Related terms

There are several terms associated with the process of dyeing:


Affinity refers to the chemical attraction between two elements or substances, leading to their inclination to unite or combine, as observed between fiber and dyestuff.[32]: 4 [33]


Materials that exhibit bleeding tendencies may lead to the staining of white or light-colored fabrics in contact with them while in a wet state. The phenomenon of color fading from a fabric or yarn upon immersion in water, solvent, or a comparable liquid medium, arises due to inadequate dyeing or the utilization of inferior quality dyes.[32]: 16 [34]


Fabric can experience undesired color absorption, resulting in staining, when exposed to water, dry-cleaning solvent, or similar liquids containing unintended dyestuffs or coloring materials. Additionally, direct contact with other dyed materials may cause color transfer through bleeding or sublimation.[32]: 150 [35]


Stripping is a method used to partially or entirely remove color from dyed textile materials. It can also be utilized as a reprocessing technique to correct imperfect dyeing.[36]

See also


  1. ^ "Dyeing". The Free Dictionary By Farlex. Retrieved 2012-05-25.
  2. ^ "Dye". Merriam-Webster. Retrieved 2012-05-25.
  3. ^ Balter, M. (2009). "Clothes Make the (Hu) Man". Science. 325 (5946): 1329. doi:10.1126/science.325_1329a. PMID 19745126.
  4. ^ Kvavadze, E; Bar-Yosef, O; Belfer-Cohen, A; Boaretto, E; Jakeli, N; Matskevich, Z; Meshveliani, T (2009). "30,000-year-old wild flax fibers" (PDF). Science. 325 (5946): 1359. Bibcode:2009Sci...325.1359K. doi:10.1126/science.1175404. PMID 19745144. S2CID 206520793. Supporting Material
  5. ^ Barber (1991), pp. 223-225. [full citation needed]
  6. ^ a b Goodwin, Jill (1982). A Dyer's Manual. Pelham. ISBN 978-0-7207-1327-5.
  7. ^ a b Bhardwaj, H.C. & Jain, K.K., "Indian Dyes and Industry During 18th-19th Century", Indian Journal of History of Science 17 (11): 70-81, New Delhi: Indian National Science Academy.
  8. ^ Hans-Samuel Bien, Josef Stawitz, Klaus Wunderlich "Anthraquinone Dyes and Intermediates" in Ullmann’s Encyclopedia of Industrial Chemistry, 2005, Weinheim: 2005. doi:10.1002/14356007.a02 355.
  9. ^ a b c EPA Office of Compliance Sector Notebook Project: Profile of the textile industry. Office of Compliance, Office of Enforcement and Compliance Assurance, U.S. Environmental Protection Agency. 1997. p. 32. ISBN 978-0-16-049401-7.
  10. ^ Wingate, Isabel Barnum (1979). Fairchild's dictionary of textiles. Internet Archive. New York : Fairchild Publications. p. 571. ISBN 978-0-87005-198-2.
  11. ^ MATHEWS, KOLANJIKOMBIL (2017). Encyclopaedic Dictionary of Textile Terms: Four Volume Set. Woodhead Publishing India PVT. Limited. p. 464. ISBN 978-93-85059-66-7.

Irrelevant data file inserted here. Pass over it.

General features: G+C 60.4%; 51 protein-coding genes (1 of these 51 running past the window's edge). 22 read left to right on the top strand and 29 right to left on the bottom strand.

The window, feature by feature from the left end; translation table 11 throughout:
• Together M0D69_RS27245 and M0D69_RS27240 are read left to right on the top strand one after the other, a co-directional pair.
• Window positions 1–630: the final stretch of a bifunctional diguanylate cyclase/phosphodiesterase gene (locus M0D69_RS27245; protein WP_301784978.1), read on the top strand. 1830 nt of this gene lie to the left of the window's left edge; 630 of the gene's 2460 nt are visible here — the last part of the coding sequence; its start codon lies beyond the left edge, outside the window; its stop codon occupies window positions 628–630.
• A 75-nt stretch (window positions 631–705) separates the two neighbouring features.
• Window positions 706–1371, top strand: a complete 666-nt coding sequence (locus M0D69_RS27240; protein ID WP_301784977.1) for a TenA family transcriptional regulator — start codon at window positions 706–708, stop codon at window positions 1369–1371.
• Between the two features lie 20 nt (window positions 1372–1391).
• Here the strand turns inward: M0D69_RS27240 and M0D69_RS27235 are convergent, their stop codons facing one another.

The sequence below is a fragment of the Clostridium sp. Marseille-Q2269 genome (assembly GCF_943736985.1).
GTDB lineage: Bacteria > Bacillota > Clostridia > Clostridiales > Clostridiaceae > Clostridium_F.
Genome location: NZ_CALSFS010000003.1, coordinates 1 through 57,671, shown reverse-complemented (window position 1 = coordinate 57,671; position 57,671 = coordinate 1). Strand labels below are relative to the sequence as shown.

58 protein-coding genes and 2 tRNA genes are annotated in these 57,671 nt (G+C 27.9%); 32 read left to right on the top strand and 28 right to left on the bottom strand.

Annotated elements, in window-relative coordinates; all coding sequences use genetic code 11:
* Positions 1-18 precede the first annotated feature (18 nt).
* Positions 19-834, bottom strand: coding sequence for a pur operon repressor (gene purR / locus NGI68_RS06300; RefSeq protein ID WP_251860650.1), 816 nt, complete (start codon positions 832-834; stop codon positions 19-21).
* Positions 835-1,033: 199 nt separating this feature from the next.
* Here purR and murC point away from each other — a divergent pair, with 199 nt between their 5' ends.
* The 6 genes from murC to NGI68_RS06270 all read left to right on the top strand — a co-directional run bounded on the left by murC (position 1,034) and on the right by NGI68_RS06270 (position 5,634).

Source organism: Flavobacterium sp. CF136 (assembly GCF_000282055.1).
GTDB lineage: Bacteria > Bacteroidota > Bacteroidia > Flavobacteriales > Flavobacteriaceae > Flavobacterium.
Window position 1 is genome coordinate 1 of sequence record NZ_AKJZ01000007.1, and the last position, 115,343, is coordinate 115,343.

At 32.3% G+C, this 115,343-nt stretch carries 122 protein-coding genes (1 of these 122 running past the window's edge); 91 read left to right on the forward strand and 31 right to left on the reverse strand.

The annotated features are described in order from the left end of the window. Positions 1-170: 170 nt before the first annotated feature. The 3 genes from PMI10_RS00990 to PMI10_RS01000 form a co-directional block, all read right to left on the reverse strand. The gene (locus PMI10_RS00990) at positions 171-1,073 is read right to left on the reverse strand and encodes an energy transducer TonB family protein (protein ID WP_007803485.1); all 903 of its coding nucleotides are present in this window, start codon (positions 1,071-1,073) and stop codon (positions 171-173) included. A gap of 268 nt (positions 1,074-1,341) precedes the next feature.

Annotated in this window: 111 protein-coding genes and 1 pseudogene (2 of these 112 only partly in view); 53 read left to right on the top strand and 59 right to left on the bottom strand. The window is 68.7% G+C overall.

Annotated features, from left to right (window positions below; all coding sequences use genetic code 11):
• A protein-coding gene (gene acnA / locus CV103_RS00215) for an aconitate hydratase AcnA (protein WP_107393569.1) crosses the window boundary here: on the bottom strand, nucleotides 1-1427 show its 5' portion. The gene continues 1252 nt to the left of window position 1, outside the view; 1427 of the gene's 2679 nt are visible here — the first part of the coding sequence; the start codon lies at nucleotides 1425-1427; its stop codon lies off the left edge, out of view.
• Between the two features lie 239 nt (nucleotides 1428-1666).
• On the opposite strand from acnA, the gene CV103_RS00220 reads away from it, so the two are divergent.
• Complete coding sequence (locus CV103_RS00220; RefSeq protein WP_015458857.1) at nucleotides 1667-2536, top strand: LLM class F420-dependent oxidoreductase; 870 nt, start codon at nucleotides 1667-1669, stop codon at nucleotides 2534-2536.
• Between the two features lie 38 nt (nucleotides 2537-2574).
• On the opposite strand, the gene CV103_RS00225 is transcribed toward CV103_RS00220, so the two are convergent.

12. ^ a b Mahapatra, N. N. (2019-01-31). Textile Dyeing. Woodhead Publishing India PVT. Limited. p. 159. ISBN 978-93-85059-91-9.
  13. ^ Weinhold, Virginia Beamer (1988). Interior Finish Materials for Health Care Facilities: A Reference Source for All Installations where Durable Surfaces are Needed. Thomas. p. 36. ISBN 978-0-398-05397-0.
  14. ^ Needles, Howard L. (1981). Handbook of Textile Fibers, Dyes, and Finishes. Garland STPM Press. ISBN 978-0-8240-7046-5.
  15. ^ Wingate, Isabel Barnum (1979). Fairchild's dictionary of textiles. Internet Archive. New York : Fairchild Publications. pp. 431, 432. ISBN 978-0-87005-198-2.
  16. ^ Smith, Margaret (1957). Clothing Fabrics: Facts for Consumer Education. U.S. Government Printing Office. p. 20.
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  18. ^ a b c d Clark, M. (2011-10-25). Handbook of Textile and Industrial Dyeing: Principles, Processes and Types of Dyes. Elsevier. pp. 8, 4. ISBN 978-0-85709-397-4.
  19. ^ The U.S. Textile and Apparel Industry: A Revolution in Progress : Special Report. Congress of the U.S., Office of Technology Assessment. 1987. p. 54.
  20. ^ a b c d Purushothama, B. (2019-01-31). Handbook of Value Addition Processes for Fabrics. Woodhead Publishing India PVT. Limited. pp. 83, 95. ISBN 978-93-85059-92-6.
  21. ^ Khatri, Zeeshan; Memon, Muhammad Hanif; Khatri, Awais; Tanwari, Anwaruddin (2011-11-01). "Cold Pad-Batch dyeing method for cotton fabric dyeing with reactive dyes using ultrasonic energy". Ultrasonics Sonochemistry. 18 (6): 1301–1307. doi:10.1016/j.ultsonch.2011.04.001. ISSN 1350-4177. PMID 21550289.
  22. ^ Bechtold, Thomas; Pham, Tung (2019-03-18). Textile Chemistry. Walter de Gruyter GmbH & Co KG. p. 269. ISBN 978-3-11-054989-8.
  23. ^ Nayak, Rajkishore (October 2019). Sustainable Technologies for Fashion and Textiles. Elsevier. p. 243. ISBN 978-0-08-102867-4.
  24. ^ The Indian Textile Journal. Indian Textile Journal Limited. 2011. p. 37.
  25. ^ Mahapatra, N. N. (2016-01-05). Textiles and Environment. Woodhead Publishing India PVT. Limited. p. 93. ISBN 978-93-80308-99-9.
  26. ^ Chakraborty, J. N.; Chakraborty, J. N. (2015-05-05). Fundamentals and Practices in Colouration of Textiles. CRC Press. p. 23. ISBN 978-93-80308-47-0.
  27. ^ "Textiles - Dyes and dyeing".
  28. ^ You, Sauwai; Cheng, Stephen; Yan, Hong (2009). "The impact of textile industry on China's environment". International Journal of Fashion Design, Technology and Education. 2: 33–43. doi:10.1080/17543260903055141. S2CID 111141147.
  29. ^ Farer Thread
  30. ^ Choudhury, A. K. Roy (2006-01-09). Textile Preparation and Dyeing. Science Publishers. ISBN 978-1-57808-404-3.
  31. ^ Mahapatra, N. N. (2019-01-31). Textile Dyeing. Woodhead Publishing India PVT. Limited. p. 60. ISBN 978-93-85059-91-9.
  32. ^ a b c various (1978). Dictionary of Fiber & Textile Technology. Internet Archive. Hoechst Celanese.
  33. ^ Aspland, J. Richard (1997). Textile Dyeing and Coloration. AATCC. p. 99. ISBN 978-0-9613350-1-4.
  34. ^ Timar-Balazsy, Agnes; Eastop, Dinah (2012-09-10). Chemical Principles of Textile Conservation. Routledge. p. 97. ISBN 978-1-136-00033-1.
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  36. ^ US4227881A, Fono, Andrew, "New process of color stripping dyed textile fabric", issued 1980-10-14